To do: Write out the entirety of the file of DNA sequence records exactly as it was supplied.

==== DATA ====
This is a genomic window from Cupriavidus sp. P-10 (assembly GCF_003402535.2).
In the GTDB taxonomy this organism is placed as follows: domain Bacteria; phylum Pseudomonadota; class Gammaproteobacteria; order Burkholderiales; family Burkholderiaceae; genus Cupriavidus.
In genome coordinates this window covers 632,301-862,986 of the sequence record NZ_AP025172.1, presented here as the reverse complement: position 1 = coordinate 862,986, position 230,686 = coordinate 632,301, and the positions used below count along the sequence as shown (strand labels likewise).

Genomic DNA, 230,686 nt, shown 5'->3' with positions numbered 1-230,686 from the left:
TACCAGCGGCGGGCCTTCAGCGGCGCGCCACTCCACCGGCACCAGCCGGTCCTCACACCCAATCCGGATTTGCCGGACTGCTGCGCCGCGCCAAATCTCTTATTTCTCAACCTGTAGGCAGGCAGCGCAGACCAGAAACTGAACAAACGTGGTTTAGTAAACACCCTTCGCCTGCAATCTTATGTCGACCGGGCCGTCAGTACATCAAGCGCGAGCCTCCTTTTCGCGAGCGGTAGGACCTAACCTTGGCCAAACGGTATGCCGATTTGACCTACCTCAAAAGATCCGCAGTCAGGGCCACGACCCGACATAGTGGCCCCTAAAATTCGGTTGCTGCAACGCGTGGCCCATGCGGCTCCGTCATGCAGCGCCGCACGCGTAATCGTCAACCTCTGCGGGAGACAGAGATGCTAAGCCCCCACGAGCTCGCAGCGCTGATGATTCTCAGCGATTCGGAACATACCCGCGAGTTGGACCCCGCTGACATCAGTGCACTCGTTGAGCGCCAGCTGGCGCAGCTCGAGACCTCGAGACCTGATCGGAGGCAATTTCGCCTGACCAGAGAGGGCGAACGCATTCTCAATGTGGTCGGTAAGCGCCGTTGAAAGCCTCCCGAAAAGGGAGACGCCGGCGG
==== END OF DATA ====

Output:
This is a genomic window from Cupriavidus sp. P-10 (assembly GCF_003402535.2).
In the GTDB taxonomy this organism is placed as follows: domain Bacteria; phylum Pseudomonadota; class Gammaproteobacteria; order Burkholderiales; family Burkholderiaceae; genus Cupriavidus.
In genome coordinates this window covers 632,301-862,986 of the sequence record NZ_AP025172.1, presented here as the reverse complement: position 1 = coordinate 862,986, position 230,686 = coordinate 632,301, and the positions used below count along the sequence as shown (strand labels likewise).

Genomic DNA, 230,686 nt, shown 5'->3' with positions numbered 1-230,686 from the left:
TACCAGCGGCGGGCCTTCAGCGGCGCGCCACTCCACCGGCACCAGCCGGTCCTCACACCCAATCCGGATTTGCCGGACTGCTGCGCCGCGCCAAATCTCTTATTTCTCAACCTGTAGGCAGGCAGCGCAGACCAGAAACTGAACAAACGTGGTTTAGTAAACACCCTTCGCCTGCAATCTTATGTCGACCGGGCCGTCAGTACATCAAGCGCGAGCCTCCTTTTCGCGAGCGGTAGGACCTAACCTTGGCCAAACGGTATGCCGATTTGACCTACCTCAAAAGATCCGCAGTCAGGGCCACGACCCGACATAGTGGCCCCTAAAATTCGGTTGCTGCAACGCGTGGCCCATGCGGCTCCGTCATGCAGCGCCGCACGCGTAATCGTCAACCTCTGCGGGAGACAGAGATGCTAAGCCCCCACGAGCTCGCAGCGCTGATGATTCTCAGCGATTCGGAACATACCCGCGAGTTGGACCCCGCTGACATCAGTGCACTCGTTGAGCGCCAGCTGGCGCAGCTCGAGACCTCGAGACCTGATCGGAGGCAATTTCGCCTGACCAGAGAGGGCGAACGCATTCTCAATGTGGTCGGTAAGCGCCGTTGAAAGCCTCCCGAAAAGGGAGACGCCGGCGG